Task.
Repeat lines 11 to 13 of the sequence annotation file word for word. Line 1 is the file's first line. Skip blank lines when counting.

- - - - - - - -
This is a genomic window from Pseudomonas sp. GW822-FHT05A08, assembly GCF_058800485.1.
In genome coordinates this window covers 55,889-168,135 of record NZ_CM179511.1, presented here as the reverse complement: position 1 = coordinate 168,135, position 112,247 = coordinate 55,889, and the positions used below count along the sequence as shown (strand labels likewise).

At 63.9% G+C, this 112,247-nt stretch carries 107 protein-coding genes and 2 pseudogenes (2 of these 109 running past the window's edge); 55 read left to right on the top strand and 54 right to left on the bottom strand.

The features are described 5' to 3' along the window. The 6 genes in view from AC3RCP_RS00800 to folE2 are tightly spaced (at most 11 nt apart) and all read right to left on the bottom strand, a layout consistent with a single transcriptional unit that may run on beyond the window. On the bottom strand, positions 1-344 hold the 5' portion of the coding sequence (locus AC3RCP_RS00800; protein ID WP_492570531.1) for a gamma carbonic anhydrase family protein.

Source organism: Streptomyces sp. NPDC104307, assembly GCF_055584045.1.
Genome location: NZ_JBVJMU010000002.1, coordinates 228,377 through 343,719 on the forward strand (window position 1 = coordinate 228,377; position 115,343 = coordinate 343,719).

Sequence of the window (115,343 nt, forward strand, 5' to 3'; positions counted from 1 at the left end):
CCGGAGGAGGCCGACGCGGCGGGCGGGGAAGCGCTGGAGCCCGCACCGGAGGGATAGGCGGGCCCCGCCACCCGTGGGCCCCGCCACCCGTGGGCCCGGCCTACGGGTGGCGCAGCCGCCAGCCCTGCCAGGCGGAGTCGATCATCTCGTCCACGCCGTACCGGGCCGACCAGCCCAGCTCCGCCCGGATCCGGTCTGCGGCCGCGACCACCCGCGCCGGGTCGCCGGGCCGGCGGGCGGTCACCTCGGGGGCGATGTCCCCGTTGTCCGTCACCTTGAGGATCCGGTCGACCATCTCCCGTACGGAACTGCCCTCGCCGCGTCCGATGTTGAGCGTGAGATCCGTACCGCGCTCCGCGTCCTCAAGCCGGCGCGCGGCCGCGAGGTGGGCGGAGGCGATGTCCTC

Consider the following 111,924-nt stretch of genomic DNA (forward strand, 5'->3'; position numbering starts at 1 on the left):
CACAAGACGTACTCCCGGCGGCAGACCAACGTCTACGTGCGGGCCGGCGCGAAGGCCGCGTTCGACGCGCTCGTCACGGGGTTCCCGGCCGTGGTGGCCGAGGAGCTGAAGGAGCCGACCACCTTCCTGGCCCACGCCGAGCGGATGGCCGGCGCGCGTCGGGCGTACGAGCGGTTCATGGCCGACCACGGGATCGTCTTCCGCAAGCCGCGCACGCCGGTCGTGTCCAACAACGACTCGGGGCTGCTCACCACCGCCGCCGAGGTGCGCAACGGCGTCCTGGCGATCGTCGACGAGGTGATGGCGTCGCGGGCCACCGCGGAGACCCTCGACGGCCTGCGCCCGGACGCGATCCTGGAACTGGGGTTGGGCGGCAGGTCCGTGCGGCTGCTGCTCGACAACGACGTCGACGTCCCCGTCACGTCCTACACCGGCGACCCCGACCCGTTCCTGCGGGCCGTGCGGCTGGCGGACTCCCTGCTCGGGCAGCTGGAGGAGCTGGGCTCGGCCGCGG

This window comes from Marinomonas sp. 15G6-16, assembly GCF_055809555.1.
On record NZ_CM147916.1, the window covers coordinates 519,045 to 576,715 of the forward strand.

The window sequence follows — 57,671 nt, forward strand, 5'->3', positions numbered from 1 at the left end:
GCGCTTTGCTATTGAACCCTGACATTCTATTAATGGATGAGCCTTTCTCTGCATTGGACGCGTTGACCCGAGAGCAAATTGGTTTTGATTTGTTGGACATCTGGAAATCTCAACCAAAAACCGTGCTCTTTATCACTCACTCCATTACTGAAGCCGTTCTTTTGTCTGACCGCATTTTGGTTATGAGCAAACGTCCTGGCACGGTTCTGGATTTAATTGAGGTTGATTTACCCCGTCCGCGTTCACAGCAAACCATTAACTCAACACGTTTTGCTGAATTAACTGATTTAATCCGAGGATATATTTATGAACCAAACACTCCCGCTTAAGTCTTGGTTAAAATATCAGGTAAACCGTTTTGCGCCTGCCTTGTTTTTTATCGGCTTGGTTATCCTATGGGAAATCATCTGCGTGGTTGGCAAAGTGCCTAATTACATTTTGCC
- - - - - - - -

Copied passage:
This window comes from Marinomonas sp. 15G6-16, assembly GCF_055809555.1.
On record NZ_CM147916.1, the window covers coordinates 519,045 to 576,715 of the forward strand.

The window sequence follows — 57,671 nt, forward strand, 5'->3', positions numbered from 1 at the left end: